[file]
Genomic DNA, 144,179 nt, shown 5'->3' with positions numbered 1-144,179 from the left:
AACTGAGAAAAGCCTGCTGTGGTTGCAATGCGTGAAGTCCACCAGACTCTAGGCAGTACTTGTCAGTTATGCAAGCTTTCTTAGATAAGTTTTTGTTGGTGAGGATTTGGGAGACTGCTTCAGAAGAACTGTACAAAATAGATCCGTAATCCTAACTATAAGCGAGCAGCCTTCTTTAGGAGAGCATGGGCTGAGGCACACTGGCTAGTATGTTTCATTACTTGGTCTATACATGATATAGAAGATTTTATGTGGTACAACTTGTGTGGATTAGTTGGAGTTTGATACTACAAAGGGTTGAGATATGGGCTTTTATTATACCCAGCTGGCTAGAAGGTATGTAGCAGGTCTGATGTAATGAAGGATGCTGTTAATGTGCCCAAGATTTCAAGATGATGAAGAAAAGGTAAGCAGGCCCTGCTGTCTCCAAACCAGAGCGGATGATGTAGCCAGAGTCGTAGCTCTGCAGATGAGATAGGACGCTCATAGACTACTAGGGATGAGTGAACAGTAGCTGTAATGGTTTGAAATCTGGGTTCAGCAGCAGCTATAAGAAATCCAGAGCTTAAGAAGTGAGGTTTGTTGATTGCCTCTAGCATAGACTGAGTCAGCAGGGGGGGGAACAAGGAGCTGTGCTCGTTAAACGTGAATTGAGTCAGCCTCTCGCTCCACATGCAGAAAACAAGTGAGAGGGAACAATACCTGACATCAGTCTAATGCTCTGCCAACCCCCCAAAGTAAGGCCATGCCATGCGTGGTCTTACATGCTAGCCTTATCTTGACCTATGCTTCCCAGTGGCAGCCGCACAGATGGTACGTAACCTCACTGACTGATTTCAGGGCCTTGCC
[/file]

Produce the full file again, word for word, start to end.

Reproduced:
Genomic DNA, 144,179 nt, shown 5'->3' with positions numbered 1-144,179 from the left:
AACTGAGAAAAGCCTGCTGTGGTTGCAATGCGTGAAGTCCACCAGACTCTAGGCAGTACTTGTCAGTTATGCAAGCTTTCTTAGATAAGTTTTTGTTGGTGAGGATTTGGGAGACTGCTTCAGAAGAACTGTACAAAATAGATCCGTAATCCTAACTATAAGCGAGCAGCCTTCTTTAGGAGAGCATGGGCTGAGGCACACTGGCTAGTATGTTTCATTACTTGGTCTATACATGATATAGAAGATTTTATGTGGTACAACTTGTGTGGATTAGTTGGAGTTTGATACTACAAAGGGTTGAGATATGGGCTTTTATTATACCCAGCTGGCTAGAAGGTATGTAGCAGGTCTGATGTAATGAAGGATGCTGTTAATGTGCCCAAGATTTCAAGATGATGAAGAAAAGGTAAGCAGGCCCTGCTGTCTCCAAACCAGAGCGGATGATGTAGCCAGAGTCGTAGCTCTGCAGATGAGATAGGACGCTCATAGACTACTAGGGATGAGTGAACAGTAGCTGTAATGGTTTGAAATCTGGGTTCAGCAGCAGCTATAAGAAATCCAGAGCTTAAGAAGTGAGGTTTGTTGATTGCCTCTAGCATAGACTGAGTCAGCAGGGGGGGGAACAAGGAGCTGTGCTCGTTAAACGTGAATTGAGTCAGCCTCTCGCTCCACATGCAGAAAACAAGTGAGAGGGAACAATACCTGACATCAGTCTAATGCTCTGCCAACCCCCCAAAGTAAGGCCATGCCATGCGTGGTCTTACATGCTAGCCTTATCTTGACCTATGCTTCCCAGTGGCAGCCGCACAGATGGTACGTAACCTCACTGACTGATTTCAGGGCCTTGCC